At Fleschner, Stark, Tanoos & Newlin, we know the dangers of distracted driving. That’s why we ask all drivers to take part in our Drop the Distraction Pledge. Taking your focus off the road has always been one of the most dangerous things you can do while driving. But for most of the time that vehicles have been around, distractions to drivers were limited.
Drivers could change their radio dials, get distracted by sights out the window, or reach for items in their gloveboxes, but those distractions were infrequent and short-lived. The widespread adoption of cell phones in the early 21st century changed that, however, and suddenly millions of drivers had the potential to be heavily distracted by calls, texts, videos, and social media at any moment.
Thankfully, distracted driving deaths have been on a steady decrease since reaching a high of 3,526 deaths in 2015. A big part of that is due to increased awareness campaigns, law enforcement patrols, and hands-free smartphone connectivity. But due to the greater prevalence of in-dash technology, the opportunities for drivers to be distracted is greater than ever.
Today’s vehicles are loaded with technology, gadgets, and all kinds of bells and whistles. What previously was available only on luxury models is now included or even mandatory in even base models. For example, backup cameras became required in all new vehicles beginning in May 2018. While that addition is helpful for reducing back-over accidents and making backing up and parallel easier, it also means all new vehicles have screens that can be used for other purposes.
So, how do infotainment screens distract drivers?
The menus and apps of in-dash screens are designed to be colorful, bright, and attention-grabbing. They follow the same design philosophies of gadgets like smartphones and tablets, which are designed to draw users’ eyes to them and keep them there for long periods of time. For many drivers, doing something as simple as changing the radio station using the infotainment system can mean they look away from the road for longer than they normally would.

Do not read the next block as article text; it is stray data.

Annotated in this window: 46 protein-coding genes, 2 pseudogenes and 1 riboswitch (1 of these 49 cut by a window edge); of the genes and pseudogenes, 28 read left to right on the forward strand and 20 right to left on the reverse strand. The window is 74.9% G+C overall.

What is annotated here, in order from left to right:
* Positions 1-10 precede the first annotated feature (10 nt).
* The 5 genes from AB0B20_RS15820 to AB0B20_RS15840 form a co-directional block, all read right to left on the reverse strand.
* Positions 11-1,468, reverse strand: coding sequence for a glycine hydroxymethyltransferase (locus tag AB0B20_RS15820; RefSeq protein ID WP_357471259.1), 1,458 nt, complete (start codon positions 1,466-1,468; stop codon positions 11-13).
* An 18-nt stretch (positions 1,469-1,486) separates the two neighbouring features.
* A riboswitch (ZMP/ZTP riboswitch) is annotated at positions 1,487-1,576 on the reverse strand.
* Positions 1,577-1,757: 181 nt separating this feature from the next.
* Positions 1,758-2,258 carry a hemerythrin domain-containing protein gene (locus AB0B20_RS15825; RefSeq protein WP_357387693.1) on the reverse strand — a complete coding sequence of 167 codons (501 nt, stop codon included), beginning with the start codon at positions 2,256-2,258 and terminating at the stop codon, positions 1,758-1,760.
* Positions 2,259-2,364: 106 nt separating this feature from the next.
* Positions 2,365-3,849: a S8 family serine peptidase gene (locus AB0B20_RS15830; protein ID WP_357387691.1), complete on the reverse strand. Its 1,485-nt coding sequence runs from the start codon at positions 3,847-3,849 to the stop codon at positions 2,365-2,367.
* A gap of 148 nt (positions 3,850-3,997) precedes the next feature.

Touchscreens have been all the rage for years due to smartphones and tablets, but they aren’t always ideal—especially when you’re driving. Touchscreens aren’t always 100% responsive, and even changing the volume may require multiple attempts depending on screen sensitivity or glare. Whereas drivers could once turn a knob, now they may need to take their eyes off the road for a few seconds to ensure they’re touching the right place on their touchscreens.
Want to change your radio station? Want to connect a new device over Bluetooth? Want to get directions to your destination mid-drive? All of these tasks may require navigating increasingly deep and complex menus as vehicle infotainment systems become more and more loaded with features and apps. And while voice commands may work for starting some functions, they aren’t always reliable, and when they don’t work correctly, drivers may get frustrated and become even more distracted.
For years, drivers needed to check their blind spots using their mirrors and eye checks before turning or changing lanes. They also needed to constantly be aware of their lane positioning and correct it if they began to drift to one side of the highway. But safety technology like blind-spot monitoring and lane-departure warnings and assist features have made those requirements seemingly less important for many drivers.
As a result, drivers are either over-reliant on those features, or they get distracted by them. For example, drivers may still check their mirrors and turn their heads before attempting to change lanes, but they may be distracted or startled by their vehicles’ warning systems—even if they knew they couldn’t change lanes yet.
Another possibility is drivers overcorrecting their lane positioning if their departure warning system activates. Instead of focusing on the road, they focus on the sounds, lights, and vibrations they feel when they begin to drift. That can make them slower to respond to the movements of other vehicles ahead of them.
Vehicle sales figures don’t lie. New cars, trucks, and SUVs are retailing at higher and higher prices every year, and Americans are paying those prices because they demand the latest and greatest in technology and safety features. But the technological arms race among vehicle manufacturers could be putting drivers at risk, as smartphones were already the catalyst behind the distracted driving epidemic of the 2010s.
At Fleschner, Stark, Tanoos & Newlin, it’s our goal to help people hurt by negligent drivers. And in 2021 and beyond, that often means distracted drivers. If you or someone you love was hurt by a distracted driver, we want to help you get compensation for your medical bills and lost wages. Contact us today for a free consultation.
Fleschner, Stark, Tanoos & NewlinN/a
The financial burden that often comes with a serious injury can be too much for many people to bear. Unexpected medical debt, damaged personal property, and the sudden loss of income can impact the budgets of most families. The good news is that a successful injury claim could help reduce that financial strain after a serious accident. Get in touch with a Terre Haute personal injury lawyer with Fleschner, Stark, Tanoos & Newlin to learn more.
© Fleschner, Stark, Tanoos & Newlin